• (2022) Patterson, Kate
    Thesis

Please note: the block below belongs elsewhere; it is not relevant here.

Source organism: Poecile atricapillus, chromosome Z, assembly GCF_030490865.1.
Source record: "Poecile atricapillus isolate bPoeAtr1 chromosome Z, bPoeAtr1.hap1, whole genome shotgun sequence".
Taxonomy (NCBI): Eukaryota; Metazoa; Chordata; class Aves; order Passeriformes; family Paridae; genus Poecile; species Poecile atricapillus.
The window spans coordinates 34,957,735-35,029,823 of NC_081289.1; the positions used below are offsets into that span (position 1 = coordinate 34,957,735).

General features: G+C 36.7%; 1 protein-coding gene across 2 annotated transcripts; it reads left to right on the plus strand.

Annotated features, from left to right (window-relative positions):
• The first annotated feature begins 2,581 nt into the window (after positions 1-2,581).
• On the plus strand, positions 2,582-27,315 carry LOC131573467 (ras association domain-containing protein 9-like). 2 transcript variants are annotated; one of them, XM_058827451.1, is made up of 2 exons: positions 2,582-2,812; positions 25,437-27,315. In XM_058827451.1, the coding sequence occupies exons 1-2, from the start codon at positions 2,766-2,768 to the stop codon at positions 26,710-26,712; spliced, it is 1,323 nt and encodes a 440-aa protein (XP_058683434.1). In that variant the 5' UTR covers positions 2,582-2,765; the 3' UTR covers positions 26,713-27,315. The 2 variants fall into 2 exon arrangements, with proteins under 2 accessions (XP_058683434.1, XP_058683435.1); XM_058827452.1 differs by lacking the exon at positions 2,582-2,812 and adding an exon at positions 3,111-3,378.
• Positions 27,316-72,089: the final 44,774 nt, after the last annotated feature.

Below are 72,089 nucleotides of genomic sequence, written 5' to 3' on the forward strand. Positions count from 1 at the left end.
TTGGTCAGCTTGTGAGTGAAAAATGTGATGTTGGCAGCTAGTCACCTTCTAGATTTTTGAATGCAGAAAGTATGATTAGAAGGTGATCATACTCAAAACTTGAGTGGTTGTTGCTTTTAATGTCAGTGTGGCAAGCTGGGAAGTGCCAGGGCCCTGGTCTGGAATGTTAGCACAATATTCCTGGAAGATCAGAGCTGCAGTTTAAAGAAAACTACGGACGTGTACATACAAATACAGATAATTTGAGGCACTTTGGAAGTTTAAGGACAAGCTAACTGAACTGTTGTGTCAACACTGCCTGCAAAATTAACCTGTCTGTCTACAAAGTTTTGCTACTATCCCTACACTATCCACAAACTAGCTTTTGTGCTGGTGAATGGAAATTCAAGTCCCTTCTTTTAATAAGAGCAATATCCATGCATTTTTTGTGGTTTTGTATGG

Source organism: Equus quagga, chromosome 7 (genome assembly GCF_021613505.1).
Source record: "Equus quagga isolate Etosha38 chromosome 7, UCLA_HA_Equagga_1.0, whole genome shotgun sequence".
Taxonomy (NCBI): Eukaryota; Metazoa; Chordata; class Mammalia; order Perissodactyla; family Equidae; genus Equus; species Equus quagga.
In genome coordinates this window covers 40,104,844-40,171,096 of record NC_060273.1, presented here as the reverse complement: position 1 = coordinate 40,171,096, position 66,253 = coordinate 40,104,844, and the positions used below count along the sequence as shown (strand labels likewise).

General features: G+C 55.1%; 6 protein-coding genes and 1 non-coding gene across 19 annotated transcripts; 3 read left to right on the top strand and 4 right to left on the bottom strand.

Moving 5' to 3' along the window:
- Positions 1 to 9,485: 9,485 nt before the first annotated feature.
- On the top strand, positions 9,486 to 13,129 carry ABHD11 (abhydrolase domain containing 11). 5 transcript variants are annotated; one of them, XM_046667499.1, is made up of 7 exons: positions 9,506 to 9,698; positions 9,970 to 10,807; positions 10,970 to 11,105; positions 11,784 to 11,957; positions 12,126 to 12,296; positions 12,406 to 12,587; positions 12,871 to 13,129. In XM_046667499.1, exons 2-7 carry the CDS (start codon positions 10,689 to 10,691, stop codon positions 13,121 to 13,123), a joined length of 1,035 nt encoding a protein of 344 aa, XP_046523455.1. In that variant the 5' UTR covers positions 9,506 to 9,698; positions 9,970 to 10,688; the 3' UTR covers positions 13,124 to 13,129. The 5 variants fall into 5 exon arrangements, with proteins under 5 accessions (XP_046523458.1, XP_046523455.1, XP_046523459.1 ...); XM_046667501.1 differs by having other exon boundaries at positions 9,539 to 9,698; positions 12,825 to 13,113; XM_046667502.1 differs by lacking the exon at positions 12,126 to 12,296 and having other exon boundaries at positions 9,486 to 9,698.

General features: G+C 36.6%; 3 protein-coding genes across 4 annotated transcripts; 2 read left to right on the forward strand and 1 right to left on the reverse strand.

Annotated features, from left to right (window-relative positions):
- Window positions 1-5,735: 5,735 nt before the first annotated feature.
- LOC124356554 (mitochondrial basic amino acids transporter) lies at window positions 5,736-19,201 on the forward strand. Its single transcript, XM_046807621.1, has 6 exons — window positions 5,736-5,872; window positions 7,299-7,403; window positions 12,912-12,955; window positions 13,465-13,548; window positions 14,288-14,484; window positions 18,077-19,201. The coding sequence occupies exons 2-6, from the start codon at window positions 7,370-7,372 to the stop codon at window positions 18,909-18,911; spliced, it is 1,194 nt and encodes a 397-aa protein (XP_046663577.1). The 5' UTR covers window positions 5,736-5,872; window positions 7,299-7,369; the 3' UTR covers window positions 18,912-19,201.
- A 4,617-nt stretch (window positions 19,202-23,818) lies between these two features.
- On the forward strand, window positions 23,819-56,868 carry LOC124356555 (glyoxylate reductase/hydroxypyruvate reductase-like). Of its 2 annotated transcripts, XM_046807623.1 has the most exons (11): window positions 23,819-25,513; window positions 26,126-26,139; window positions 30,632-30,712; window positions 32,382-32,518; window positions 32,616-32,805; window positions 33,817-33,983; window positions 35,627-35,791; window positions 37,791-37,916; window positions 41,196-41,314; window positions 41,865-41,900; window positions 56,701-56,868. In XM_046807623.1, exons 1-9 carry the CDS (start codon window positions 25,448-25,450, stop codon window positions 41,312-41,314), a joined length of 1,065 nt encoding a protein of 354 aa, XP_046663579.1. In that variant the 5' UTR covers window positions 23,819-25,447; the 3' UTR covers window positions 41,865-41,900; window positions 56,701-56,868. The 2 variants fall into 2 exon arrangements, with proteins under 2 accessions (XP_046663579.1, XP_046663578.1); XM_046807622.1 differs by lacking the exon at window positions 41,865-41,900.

3D computer generated biomedical animations can help audiences understand and contextualise scientific information that can be challenging to communicate due to resolution and complexity. Biomedical animators bring together multiple sources of authentic scientific data, to translate abstract information into a visual form through storytelling and visualisation. The field of biomedical animation has emerged from a long history of science visualisation and science-art endeavours, and despite there being rich discourse in the fields of data visualisation and science communication, the academic literature in the field of biomedical animation is limited, and focussed on the technical methods for visualisation, or the role these animations play in scientific research, rather than the processes through which they are created. However, as the field matures, there is a need for a deeper understanding of the creative process, and the field is now poised to expose and characterise these aspects, particularly from the perspective of the practitioner. This practice-based research project aims to expose and characterise both the visible and invisible factors that influence my personal process of creating a biomedical animation, and the tacit dimensions that influence orchestrated design choices. This research project employs a multi-method and reflective practice approach with disciplined capture and documentation of critical moments of self-reflection, that ultimately comprise the data for analysis. Thematic analysis was then used to analyse the data, and to identify themes that could contribute to frameworks that represent my personal process(es) in creating 3D biomedical animations. This has allowed me to identify and contextualise my creative process both in terms of my personal and professional position as well as within the field more broadly. I am now able to better advocate for the intangible and often undervalued aspects of my creative practice, and can articulate how a hierarchical decision matrix that considers multiple inputs contributes to my creative process. These insights will also be relevant to others in the field of biomedical animation and in the field of design more broadly, who may gain a deeper insight into their own processes of working and ways of exploring creative practice.